They say the reason why we should believe the climate scientists is there is a consensus because of the globe warming because of humans etcetera. I think people then think that somehow the science works by consensus or that someone is deciding this is the way is going to be and then everyone says That’s cool, let’s do that. The truth is the complete opposite. The scientists are so argumentative, so hate to be wrong and so like to argue with their peers. It is like a constant battle amongst everyone. Then there is one viewpoint that is coming out of this constant battling. Then this viewpoint is extremely, extremely valid. And we know it gonna be very close to the truth. So if you understood it more how argumentative scientists were in the field they might have more respect for these mayor viewpoints that coming out of their research.

That’s a strange reasoning. “No, (climate) science doesn’t work by consensus, but climate scientists are so argumentative, so when many of them agree that is really, really valid”. That’s like a consensus in disguise. It still means the debate is over because there is … a consensus. “They just looooove the debate”. Therefor they exclude other scientists that think differently. By calling them deniers, which is the case even in this video. Words like “Denier of climate science” and “anti science” start flying around. Calling people who have another viewpoint “denier” or worse, is not exactly a good example of being “argumentative”. Or are they only “argumentative” with the like-minded?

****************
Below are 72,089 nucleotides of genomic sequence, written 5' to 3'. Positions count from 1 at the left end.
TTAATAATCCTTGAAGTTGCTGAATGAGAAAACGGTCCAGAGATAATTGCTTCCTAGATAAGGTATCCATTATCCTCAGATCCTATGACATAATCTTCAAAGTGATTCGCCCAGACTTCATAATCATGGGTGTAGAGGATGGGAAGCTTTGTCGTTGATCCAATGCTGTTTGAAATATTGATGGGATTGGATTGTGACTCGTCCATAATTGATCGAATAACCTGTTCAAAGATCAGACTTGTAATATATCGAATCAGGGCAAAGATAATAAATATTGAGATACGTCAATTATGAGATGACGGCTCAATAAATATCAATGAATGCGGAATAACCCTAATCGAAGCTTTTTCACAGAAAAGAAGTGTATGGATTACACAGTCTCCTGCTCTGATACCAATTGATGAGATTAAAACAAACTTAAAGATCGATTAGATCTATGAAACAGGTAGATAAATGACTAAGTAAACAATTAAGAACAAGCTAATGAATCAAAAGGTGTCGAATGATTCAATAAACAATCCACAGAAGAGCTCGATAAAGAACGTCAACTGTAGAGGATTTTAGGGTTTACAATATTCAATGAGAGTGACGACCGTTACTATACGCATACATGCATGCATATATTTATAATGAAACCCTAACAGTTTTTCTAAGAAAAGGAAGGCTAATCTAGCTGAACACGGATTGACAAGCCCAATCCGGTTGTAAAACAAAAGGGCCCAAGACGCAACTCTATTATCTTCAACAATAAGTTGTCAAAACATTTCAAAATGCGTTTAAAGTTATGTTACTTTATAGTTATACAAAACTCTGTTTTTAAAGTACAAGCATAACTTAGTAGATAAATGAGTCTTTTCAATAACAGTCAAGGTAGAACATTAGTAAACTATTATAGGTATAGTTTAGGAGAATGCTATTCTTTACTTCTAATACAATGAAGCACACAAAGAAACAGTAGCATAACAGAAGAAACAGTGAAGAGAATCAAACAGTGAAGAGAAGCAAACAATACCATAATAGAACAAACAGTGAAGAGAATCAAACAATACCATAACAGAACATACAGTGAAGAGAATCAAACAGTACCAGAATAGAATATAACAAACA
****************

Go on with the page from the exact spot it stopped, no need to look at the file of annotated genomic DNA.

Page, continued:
The science is clouded by these messages from the anti science community. So people left with a confused message and they decide, well, who to believe? That guy in a suit or that guy in a suit. It has been a very difficult communication message

Science is not particular well suited to communicating all this stuff and it is unfortunate because in the last 10-15 years there has been such concerted campaign to distort what the scientific community actually found.

My heart is going weak, those poor little climate scientists. They really think that the science or the debate is hindered by people who have another opinion. Just a couple years ago I had the same misconception. I thought “progress” in climate understanding was hindered by “deniers”. But I didn’t have a clue what the arguments of those deniers were. I wasn’t aware the skeptics’ arguments were only brought by the climate scientists themselves and a lot of things went lost in translation.

Then of course the road we will have to go:

I think that it is clear that it is not hard to do, that it is not changing the economy, that it is not impacting all of your life. I think that would be a start.

That seems unbelievable. We have to wean off fossil fuel energy (and probably other reliable energy sources) and replace it with intermittent and expensive energy sources. Hey, that’s going to be really easy! 😉

Then the “misconception” that climate scientists have diverse political views and that politics doesn’t drive the science. Well, looking at this clip gives me another impression. Sure, scientists have different political views, as have most other fields in our society, but that is not the issue. At issue is not that these scientists have political views, but that they want to influence the public towards one view. Confirmed in depth by the scientists in this clip. When they themselves know the subject is a very complex matter, yet pretending to have the answers and dismissing other viewpoints in the process.